Food Trends: Mood Food

Food Trends: Mood Food

By Ami Lawson
Group Brand Manager, quench

It’s become cliché to blame Millennials for ruining everything from the real estate market to craft beer and even sex. What we should be giving this generation of consumers credit for is driving healthier options for all of us in the store and on the plate.

“The majority of consumers recognize the importance of health, with thoughts about current health slightly outperforming that of future health and healthy aging,” according to Mintel’s The Millennial Impact: Food Shopping Decisions. Millennials do not focus solely on nutritional value. Millennial consumers and shoppers are seeking and demanding more from their food options.

This is a generation hungry for more – more choices that support their lifestyle, including foods that boost their mood, support their emotional well-being or help with the quality of their sleep.

It’s also a trend backed by some serious spending power. Millennials are looking beyond the USDA’s food pyramid and are driving the growth of the functional food category – which includes mood food – an industry worth more than $9 billion, according to the American Botanical Council.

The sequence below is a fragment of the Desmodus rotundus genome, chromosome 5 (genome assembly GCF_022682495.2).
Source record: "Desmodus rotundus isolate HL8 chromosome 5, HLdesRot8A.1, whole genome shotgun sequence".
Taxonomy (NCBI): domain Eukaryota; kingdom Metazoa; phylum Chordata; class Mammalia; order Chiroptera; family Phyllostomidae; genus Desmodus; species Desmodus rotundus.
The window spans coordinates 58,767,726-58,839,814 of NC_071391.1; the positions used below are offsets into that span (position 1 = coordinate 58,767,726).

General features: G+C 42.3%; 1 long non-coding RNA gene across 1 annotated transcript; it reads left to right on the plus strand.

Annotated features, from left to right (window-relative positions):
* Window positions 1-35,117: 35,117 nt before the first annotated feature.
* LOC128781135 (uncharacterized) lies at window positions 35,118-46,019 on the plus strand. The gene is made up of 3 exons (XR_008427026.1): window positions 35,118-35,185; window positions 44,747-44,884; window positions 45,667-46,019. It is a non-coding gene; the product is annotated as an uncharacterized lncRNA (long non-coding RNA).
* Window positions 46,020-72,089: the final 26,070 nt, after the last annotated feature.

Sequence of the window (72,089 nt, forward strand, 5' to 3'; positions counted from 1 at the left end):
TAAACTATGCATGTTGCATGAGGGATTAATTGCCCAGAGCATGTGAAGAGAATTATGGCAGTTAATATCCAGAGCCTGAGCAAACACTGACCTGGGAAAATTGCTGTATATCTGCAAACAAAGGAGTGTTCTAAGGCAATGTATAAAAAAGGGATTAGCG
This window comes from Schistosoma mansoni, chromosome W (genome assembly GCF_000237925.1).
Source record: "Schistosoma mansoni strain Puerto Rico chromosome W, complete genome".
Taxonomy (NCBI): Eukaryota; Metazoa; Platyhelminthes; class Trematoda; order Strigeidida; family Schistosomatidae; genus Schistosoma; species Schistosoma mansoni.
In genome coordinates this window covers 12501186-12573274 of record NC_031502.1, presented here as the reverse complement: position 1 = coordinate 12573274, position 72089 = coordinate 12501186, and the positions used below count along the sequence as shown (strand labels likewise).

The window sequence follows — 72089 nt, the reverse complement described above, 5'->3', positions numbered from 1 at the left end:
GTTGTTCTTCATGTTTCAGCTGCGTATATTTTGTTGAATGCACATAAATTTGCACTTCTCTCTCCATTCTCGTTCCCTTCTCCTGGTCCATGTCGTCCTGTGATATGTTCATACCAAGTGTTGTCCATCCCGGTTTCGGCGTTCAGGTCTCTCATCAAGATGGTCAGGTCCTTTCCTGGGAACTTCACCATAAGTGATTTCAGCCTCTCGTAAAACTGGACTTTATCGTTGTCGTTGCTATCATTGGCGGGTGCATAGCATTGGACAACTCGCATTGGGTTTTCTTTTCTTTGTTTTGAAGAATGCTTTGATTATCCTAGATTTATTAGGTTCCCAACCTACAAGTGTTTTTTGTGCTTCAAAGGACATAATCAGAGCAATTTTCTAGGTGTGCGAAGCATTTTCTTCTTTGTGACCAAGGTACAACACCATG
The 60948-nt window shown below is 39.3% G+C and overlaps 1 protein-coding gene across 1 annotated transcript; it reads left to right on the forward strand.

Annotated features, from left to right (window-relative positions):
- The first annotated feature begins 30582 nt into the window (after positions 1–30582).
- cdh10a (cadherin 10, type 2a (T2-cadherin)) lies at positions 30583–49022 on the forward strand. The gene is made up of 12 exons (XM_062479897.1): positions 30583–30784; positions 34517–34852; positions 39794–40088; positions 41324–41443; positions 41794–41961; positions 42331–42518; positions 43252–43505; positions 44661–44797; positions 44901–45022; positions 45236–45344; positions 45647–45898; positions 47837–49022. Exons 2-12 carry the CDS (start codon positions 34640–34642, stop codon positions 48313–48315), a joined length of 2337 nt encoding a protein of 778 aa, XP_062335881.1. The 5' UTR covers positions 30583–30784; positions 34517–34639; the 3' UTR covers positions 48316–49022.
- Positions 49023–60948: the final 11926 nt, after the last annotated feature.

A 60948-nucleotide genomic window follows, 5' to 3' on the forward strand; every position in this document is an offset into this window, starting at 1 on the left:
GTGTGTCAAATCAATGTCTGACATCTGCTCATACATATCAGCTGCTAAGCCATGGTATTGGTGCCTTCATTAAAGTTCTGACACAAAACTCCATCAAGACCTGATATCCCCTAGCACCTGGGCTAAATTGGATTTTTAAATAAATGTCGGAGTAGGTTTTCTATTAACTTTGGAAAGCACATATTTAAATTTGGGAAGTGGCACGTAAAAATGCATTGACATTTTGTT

The food and beverage industry is taking note of the thriving interest in this trend and jumping on the opportunity to meet the expectations of the mood-food consumer.

Kroger, the nation’s largest grocery chain, has launched the “OptUP” app, providing in-store dietitians and apps to steer shoppers to better choices. Simplifying the often-complicated retail aisles, loaded with hundreds of products, these services look at consumers’ personal health and wellness goals and recommend clean, healthy (or at least, better-for-you) options. Knowing what’s in consumers’ baskets, along with any data the retailer collects in the OptUP program, is a potential boon for its business. Similar health-focused programs are on the way to traditional grocery retailers as they look to protect marketshare from the likes of Sprouts Farmers Market and Whole Foods Market.

On the foodservice side, restaurants such as True Food Kitchen, part owned by Oprah Winfrey, and the New Jersey-based Mood Brands, Inc. – which includes the restaurants Mood’wiches, Mood Food and ready-to-eat (RTE) product lines such as Mood Juice and Mood Baked – offer a wide variety of natural, non-GMO, sustainably grown, locally sourced and plant-based items. But more than that, they’re focused on a sensory experience that’s intended to make diners feel good long after they’ve eaten the quinoa bowl or finished “Fatigue Fighter” mood booster shot. The food itself – made from recipes formulated and designed by nutritional staff – is intended to work wonders on your body, including boosting serotonin levels.

While it’s predictable that specialty shops would be first-movers on this trend, as the logical next step from the foodie-driven farm-to-table movement, fast-casual chains and ubiquitous fast-feeders have also become active in the mood-food trend.

Pizza Hut created a depression-busting pizza in the U.K. and debuted the creation in the dreariest part of January. The mood-boosting pie is topped with mozzarella cheese, tomato sauce, red onion, tuna, olives and sweet corn – all chosen because studies suggest the ingredients can increase the brain’s mood-elevating chemicals such as endorphins, oxytocin, serotonin and dopamine.